Today the New York Fed’s Center for Microeconomic Data released its Quarterly Report on Household Debt and Credit for the second quarter of 2017. Overall debt balances increased in the period, continuing their moderate growth since 2013. Nearly all types of balances grew, with mortgages and auto loans rising by $64 billion and $23 billion, respectively. Credit card balances increased by $20 billion, recovering from the typical seasonal first-quarter decline. The overall balance surpassed its previous peak in the first quarter. We wrote here about how the new peak poses little concern in and of itself—after all, the debt’s composition and characteristics are now very different than in 2008. There are, however, aspects of the household balance sheet that warrant close monitoring. For example, last year, we pointed out that there had been a moderate rise in the number of credit cards issued to nonprime borrowers. Separately, last quarter we noted an uptick in delinquency transitions for credit card balances, and we observed another climb in this quarter. So here, we further investigate how credit card balances, accounts, and delinquencies have evolved over the past year.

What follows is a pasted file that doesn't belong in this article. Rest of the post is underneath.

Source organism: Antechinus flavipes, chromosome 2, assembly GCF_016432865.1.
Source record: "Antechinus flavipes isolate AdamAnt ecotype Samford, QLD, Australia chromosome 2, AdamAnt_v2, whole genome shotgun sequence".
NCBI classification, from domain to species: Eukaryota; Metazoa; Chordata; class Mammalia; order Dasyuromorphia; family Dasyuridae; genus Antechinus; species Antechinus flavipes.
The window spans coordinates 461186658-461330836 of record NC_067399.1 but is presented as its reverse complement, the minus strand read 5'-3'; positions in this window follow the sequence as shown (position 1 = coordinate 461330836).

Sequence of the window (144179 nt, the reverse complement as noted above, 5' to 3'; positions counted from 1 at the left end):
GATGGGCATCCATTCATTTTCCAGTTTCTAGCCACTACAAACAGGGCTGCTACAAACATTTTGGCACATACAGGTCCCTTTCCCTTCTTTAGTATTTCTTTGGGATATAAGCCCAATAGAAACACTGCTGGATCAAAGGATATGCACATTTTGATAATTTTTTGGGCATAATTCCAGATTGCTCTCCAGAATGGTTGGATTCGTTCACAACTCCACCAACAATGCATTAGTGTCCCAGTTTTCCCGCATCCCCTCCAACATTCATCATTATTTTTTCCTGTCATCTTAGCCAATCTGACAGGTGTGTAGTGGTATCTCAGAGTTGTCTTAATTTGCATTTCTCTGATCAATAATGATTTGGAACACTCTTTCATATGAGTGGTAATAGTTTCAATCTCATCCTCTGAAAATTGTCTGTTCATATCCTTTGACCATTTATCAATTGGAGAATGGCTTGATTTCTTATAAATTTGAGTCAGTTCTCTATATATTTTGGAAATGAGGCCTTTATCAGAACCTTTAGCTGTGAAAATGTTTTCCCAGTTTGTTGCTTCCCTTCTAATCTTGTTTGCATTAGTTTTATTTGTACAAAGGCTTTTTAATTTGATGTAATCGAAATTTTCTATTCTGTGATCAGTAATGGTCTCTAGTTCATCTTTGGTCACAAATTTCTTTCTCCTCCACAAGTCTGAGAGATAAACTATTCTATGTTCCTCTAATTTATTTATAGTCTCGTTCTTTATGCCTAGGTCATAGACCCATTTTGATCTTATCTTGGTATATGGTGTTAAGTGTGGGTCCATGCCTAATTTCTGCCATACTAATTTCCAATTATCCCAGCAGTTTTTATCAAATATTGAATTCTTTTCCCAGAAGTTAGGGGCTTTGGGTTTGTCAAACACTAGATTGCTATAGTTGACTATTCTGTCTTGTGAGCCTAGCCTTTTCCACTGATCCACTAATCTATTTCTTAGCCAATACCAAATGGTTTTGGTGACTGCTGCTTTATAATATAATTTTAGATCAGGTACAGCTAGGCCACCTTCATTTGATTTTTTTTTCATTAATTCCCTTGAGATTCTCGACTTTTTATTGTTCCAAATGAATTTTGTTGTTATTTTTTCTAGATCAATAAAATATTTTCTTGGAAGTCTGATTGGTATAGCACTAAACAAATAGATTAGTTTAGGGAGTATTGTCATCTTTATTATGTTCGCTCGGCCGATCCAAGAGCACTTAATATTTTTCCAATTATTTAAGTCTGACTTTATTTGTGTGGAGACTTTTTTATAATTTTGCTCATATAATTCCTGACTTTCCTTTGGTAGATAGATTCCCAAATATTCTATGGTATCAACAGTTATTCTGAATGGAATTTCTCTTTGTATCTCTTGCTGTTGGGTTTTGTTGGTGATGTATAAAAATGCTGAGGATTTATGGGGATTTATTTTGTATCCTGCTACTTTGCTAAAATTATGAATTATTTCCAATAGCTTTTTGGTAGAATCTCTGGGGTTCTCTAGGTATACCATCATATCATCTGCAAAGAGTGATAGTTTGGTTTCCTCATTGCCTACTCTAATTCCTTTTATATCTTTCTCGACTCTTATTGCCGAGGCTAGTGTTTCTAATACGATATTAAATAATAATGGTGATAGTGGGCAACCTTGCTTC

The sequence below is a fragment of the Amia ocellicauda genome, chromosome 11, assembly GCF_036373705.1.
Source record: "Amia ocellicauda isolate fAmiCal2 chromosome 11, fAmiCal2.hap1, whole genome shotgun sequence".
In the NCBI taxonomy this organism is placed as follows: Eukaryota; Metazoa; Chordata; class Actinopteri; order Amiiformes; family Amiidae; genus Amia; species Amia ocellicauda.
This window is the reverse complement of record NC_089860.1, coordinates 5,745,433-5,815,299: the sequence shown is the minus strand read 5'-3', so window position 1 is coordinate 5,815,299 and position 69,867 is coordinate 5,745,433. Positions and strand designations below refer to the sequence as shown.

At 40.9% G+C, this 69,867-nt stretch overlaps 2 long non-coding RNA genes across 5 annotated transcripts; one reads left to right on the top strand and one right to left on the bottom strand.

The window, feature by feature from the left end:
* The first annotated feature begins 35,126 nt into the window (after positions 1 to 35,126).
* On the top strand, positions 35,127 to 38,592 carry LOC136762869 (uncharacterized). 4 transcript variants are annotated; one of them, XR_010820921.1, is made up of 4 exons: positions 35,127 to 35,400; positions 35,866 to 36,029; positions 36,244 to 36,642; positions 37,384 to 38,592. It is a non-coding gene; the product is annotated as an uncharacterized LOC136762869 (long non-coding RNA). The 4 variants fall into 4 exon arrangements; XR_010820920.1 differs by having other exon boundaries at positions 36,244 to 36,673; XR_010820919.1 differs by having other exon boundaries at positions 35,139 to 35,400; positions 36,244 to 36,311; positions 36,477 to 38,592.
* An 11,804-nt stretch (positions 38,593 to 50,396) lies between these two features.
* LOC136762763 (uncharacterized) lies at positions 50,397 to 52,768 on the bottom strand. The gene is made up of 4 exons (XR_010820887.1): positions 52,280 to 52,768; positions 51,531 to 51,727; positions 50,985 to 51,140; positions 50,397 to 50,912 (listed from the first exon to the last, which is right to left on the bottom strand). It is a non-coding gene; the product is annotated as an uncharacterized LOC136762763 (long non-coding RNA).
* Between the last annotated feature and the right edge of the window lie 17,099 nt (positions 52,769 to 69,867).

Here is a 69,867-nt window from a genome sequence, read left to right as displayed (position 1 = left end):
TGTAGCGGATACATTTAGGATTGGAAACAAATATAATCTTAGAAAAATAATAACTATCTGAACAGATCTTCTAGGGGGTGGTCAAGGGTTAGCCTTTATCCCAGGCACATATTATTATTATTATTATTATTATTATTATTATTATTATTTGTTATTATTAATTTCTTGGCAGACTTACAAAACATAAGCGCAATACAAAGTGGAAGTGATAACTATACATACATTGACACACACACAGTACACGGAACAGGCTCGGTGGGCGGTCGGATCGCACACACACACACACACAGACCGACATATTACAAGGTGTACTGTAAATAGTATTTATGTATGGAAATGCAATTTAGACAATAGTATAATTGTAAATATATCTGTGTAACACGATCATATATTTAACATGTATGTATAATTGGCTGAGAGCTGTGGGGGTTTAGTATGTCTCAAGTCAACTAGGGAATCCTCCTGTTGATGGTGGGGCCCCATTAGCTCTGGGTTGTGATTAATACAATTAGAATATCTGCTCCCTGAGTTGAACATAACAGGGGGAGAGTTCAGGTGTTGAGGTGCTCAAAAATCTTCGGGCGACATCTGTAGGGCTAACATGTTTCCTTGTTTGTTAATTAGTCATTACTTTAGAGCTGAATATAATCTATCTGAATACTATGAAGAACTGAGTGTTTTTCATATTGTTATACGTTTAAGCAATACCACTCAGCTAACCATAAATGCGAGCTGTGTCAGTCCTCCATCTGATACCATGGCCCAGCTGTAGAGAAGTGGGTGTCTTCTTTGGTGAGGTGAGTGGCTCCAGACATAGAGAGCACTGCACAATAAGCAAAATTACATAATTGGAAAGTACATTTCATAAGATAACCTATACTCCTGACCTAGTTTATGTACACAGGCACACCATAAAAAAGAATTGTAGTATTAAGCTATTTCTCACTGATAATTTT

Continue reading "Just Released: More Credit Cards, Higher Limits, and . . . an Uptick in Delinquency" »

Posted by Blog Author at 11:00 AM in Credit, Household Finance | Permalink | Comments (0)

May 17, 2017

Household Borrowing in Historical Perspective



HDC_2017_main-art-credit-cards_460_art